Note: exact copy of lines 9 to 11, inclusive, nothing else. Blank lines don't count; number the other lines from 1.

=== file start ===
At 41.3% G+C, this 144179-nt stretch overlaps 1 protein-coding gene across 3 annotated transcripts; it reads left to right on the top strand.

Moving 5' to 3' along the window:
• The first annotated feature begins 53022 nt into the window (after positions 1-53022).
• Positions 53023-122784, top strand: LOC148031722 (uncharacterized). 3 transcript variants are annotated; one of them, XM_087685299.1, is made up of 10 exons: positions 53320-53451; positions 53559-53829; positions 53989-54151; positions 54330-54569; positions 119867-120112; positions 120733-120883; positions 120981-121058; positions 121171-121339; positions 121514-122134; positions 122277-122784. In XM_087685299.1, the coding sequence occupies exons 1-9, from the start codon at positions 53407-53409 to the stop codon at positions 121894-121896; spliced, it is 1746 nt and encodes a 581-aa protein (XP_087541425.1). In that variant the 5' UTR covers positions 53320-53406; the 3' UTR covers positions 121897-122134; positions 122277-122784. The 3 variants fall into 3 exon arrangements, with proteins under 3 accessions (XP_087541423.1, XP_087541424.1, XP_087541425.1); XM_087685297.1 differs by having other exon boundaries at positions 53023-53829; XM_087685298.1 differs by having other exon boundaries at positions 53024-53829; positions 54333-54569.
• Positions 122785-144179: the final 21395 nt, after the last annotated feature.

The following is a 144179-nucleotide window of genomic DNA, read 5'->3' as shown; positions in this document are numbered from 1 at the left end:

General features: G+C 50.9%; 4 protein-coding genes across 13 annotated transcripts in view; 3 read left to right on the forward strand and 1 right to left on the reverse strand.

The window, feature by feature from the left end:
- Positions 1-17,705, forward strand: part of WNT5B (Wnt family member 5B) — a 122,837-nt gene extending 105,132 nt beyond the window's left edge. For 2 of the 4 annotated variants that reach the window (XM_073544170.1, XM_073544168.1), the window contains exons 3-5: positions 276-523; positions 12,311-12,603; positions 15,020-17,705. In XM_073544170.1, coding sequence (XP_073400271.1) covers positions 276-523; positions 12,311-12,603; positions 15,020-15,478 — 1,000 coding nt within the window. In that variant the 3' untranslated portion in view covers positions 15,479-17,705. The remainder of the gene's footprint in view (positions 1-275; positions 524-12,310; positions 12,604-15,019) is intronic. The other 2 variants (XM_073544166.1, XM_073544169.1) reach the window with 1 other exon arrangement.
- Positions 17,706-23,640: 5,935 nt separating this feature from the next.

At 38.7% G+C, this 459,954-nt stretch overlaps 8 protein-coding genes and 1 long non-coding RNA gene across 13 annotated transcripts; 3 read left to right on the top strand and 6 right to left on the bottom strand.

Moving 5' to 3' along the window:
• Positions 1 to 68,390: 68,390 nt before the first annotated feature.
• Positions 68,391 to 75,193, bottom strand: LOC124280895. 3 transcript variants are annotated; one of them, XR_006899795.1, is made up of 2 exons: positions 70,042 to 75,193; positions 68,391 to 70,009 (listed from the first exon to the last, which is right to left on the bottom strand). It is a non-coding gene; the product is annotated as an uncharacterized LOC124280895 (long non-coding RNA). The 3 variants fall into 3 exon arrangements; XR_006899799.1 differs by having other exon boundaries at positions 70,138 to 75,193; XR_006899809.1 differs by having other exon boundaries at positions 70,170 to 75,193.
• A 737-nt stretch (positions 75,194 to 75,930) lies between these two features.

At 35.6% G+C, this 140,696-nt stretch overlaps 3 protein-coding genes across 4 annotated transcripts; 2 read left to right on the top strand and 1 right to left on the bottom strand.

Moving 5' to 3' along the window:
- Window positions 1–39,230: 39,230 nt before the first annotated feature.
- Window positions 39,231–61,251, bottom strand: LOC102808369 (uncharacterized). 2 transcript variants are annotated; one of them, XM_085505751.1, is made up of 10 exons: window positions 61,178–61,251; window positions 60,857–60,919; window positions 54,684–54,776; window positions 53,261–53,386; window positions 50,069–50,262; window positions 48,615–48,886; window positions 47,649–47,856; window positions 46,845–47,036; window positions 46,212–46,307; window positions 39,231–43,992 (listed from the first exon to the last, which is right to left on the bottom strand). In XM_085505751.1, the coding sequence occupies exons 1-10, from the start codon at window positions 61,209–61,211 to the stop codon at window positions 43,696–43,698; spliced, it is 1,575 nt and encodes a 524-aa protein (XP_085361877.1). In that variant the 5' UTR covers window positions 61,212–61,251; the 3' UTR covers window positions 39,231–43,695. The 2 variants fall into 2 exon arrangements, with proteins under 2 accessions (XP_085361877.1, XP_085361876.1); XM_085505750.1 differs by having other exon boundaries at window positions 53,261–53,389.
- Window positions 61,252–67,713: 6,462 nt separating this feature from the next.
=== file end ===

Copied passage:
- Positions 1-17,705, forward strand: part of WNT5B (Wnt family member 5B) — a 122,837-nt gene extending 105,132 nt beyond the window's left edge. For 2 of the 4 annotated variants that reach the window (XM_073544170.1, XM_073544168.1), the window contains exons 3-5: positions 276-523; positions 12,311-12,603; positions 15,020-17,705. In XM_073544170.1, coding sequence (XP_073400271.1) covers positions 276-523; positions 12,311-12,603; positions 15,020-15,478 — 1,000 coding nt within the window. In that variant the 3' untranslated portion in view covers positions 15,479-17,705. The remainder of the gene's footprint in view (positions 1-275; positions 524-12,310; positions 12,604-15,019) is intronic. The other 2 variants (XM_073544166.1, XM_073544169.1) reach the window with 1 other exon arrangement.
- Positions 17,706-23,640: 5,935 nt separating this feature from the next.

At 38.7% G+C, this 459,954-nt stretch overlaps 8 protein-coding genes and 1 long non-coding RNA gene across 13 annotated transcripts; 3 read left to right on the top strand and 6 right to left on the bottom strand.